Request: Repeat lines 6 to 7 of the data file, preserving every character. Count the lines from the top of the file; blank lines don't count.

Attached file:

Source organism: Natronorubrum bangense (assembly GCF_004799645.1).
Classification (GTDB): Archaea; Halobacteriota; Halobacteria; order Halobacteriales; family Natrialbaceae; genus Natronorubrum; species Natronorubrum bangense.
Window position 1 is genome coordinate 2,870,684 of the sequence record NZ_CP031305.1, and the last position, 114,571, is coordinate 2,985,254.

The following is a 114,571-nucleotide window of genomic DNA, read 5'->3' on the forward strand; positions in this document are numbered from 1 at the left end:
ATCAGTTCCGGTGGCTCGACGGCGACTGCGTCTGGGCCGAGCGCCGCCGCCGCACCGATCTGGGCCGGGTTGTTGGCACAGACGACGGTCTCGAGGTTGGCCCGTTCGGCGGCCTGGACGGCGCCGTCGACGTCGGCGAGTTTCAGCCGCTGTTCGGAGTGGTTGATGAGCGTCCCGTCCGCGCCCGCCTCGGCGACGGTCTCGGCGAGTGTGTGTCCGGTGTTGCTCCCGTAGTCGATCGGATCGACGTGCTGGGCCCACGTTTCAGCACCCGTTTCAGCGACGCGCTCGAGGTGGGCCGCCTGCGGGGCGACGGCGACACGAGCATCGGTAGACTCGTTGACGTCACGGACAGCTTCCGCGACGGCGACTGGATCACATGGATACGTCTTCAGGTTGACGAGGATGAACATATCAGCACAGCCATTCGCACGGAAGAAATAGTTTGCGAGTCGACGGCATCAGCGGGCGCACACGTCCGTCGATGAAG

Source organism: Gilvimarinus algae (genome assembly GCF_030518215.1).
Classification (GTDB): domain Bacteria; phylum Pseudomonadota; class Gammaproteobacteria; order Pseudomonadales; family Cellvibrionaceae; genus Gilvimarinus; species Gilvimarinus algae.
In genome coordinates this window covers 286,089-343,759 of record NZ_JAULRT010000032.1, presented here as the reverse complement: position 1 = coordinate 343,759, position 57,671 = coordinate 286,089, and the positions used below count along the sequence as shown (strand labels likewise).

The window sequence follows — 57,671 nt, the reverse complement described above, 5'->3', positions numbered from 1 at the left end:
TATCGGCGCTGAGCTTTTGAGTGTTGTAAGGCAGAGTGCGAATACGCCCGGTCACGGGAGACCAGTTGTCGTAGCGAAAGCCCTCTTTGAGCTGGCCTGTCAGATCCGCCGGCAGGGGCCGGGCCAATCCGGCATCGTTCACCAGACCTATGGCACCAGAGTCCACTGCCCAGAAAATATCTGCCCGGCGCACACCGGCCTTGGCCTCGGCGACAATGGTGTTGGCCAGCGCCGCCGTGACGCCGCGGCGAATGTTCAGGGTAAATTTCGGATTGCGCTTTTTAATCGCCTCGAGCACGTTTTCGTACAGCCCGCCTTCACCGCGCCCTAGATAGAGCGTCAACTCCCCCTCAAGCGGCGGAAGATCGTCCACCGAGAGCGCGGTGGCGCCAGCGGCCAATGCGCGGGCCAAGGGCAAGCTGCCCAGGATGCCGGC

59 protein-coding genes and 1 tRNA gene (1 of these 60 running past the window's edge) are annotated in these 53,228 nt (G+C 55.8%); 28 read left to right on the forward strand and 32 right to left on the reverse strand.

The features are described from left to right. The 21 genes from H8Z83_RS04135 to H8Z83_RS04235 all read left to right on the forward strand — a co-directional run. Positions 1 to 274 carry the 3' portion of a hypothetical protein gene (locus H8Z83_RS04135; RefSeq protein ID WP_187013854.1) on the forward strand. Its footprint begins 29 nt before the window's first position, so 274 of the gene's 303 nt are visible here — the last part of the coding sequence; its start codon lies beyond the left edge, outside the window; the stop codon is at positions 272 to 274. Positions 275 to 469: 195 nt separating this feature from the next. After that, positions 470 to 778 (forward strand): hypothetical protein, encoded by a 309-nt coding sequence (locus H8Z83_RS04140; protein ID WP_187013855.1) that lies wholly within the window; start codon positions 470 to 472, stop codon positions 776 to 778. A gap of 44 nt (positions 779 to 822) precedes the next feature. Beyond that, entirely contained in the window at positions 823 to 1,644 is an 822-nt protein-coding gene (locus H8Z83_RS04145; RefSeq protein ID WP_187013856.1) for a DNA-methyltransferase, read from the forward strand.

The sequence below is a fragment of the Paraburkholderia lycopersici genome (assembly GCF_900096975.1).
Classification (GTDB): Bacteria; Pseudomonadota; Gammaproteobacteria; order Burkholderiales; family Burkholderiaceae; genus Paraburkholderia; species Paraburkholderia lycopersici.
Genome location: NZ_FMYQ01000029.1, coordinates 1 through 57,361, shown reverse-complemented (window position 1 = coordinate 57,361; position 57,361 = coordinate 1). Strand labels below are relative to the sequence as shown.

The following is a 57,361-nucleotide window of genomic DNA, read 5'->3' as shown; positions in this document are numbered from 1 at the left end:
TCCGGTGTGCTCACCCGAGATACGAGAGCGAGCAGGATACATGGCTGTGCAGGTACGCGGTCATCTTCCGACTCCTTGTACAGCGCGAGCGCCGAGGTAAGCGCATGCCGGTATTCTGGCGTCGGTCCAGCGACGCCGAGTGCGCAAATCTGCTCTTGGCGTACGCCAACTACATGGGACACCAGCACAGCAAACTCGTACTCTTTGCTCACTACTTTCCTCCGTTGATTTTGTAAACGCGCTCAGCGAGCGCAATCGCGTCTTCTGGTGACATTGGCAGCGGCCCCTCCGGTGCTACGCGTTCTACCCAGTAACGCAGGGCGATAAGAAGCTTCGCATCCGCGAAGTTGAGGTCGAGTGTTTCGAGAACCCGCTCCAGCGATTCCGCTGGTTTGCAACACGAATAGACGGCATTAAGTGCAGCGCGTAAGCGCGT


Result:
Source organism: Gilvimarinus algae (genome assembly GCF_030518215.1).
Classification (GTDB): domain Bacteria; phylum Pseudomonadota; class Gammaproteobacteria; order Pseudomonadales; family Cellvibrionaceae; genus Gilvimarinus; species Gilvimarinus algae.